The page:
Fatal attraction: double pulsar tests Einstein's theories
Artist's impression of the double pulsar system.
Dr Michael Kramer, Professor Andrew Lyne, Dr Maura McLaughlin, Dr Duncan Lorimer, Professor Sir Francis Graham-Smith and Mr Tim Ikin.
University of Manchester, Jodrell Bank Observatory.
Last year researchers from Jodrell Bank Observatory of the University of Manchester announced they had identified a double pulsar system - one of the 'Holy Grails' of gravitational physics. The discovery of these two orbiting neutron stars has already enabled the testing with 'unprecedented accuracy' of several effects predicted by Einstein's theory of general relativity. Described as a' rare laboratory' for testing Einstein's 'mind boggling' theories, the discovery provides the staunchest test yet of general relativity.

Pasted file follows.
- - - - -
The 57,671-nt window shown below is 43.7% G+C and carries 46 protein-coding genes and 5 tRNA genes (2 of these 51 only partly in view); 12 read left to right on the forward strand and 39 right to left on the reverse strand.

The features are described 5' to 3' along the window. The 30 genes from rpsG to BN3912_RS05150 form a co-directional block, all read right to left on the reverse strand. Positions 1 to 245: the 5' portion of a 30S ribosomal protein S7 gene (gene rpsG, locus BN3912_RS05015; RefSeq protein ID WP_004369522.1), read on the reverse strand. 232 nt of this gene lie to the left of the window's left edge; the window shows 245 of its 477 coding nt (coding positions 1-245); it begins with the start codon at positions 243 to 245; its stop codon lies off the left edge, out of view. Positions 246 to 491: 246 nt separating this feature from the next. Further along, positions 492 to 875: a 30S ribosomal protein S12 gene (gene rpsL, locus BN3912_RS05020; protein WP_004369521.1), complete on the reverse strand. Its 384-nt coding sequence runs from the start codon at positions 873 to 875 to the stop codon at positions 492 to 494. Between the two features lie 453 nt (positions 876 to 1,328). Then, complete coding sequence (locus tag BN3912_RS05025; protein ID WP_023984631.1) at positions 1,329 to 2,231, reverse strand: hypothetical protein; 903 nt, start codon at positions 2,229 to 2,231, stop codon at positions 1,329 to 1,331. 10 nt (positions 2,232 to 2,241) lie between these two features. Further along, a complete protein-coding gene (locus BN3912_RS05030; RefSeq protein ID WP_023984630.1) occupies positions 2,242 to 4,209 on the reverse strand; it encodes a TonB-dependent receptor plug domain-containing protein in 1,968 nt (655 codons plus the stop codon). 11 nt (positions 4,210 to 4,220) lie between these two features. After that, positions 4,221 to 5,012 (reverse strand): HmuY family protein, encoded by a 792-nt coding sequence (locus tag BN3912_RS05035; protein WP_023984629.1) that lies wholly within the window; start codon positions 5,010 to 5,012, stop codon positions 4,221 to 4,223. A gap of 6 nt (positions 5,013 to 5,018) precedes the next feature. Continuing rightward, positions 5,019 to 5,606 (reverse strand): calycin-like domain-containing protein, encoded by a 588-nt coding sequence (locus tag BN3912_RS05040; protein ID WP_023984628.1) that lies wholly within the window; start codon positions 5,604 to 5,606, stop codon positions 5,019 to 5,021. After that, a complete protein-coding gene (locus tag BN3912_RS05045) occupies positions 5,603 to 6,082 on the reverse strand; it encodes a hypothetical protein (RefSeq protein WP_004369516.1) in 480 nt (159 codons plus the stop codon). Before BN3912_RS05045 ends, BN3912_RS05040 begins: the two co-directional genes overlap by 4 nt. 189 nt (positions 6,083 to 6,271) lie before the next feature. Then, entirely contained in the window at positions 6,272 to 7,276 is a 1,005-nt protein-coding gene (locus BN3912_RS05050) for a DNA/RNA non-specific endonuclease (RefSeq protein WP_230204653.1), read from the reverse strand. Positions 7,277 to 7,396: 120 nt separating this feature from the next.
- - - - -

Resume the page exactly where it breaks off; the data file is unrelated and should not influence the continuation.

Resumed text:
A pulsar is the collapsed core of a massive star that has ended its life in a supernova explosion. Weighing more than the sun, yet only the size of a city, these incredibly dense objects produce beams of radio waves that sweep round the sky like a lighthouse, often hundreds of times a second. Radio telescopes, like the giant Lovell Telescope at Jodrell Bank, receive a regular train of pulses as the beam repeatedly crosses the Earth so the objects are observed as pulsating radio signals. The regularity of these beam sweeps makes pulsars exceptional clocks enabling very precise timing observations. The key feature of the double pulsar system is that you can measure the orbits of both stars in the system through the radio signals reaching Earth. Through some simple mathematics, the ratio of these orbits allows calculation of the ratio of the pulsar masses and the beauty is that this calculation is free of any assumed theory of gravity. This makes the system perfect for testing theories of gravity, such as Einstein's theory of relativity, which, if correct, should be able to predict the mass ratio of the pulsars as determined by their orbits. 'This is the first time we have a system where calculations can be made independent of the effects of gravity, providing the hardest test yet of Einstein's theories', says Michael Kramer of the Jodrell Bank Observatory.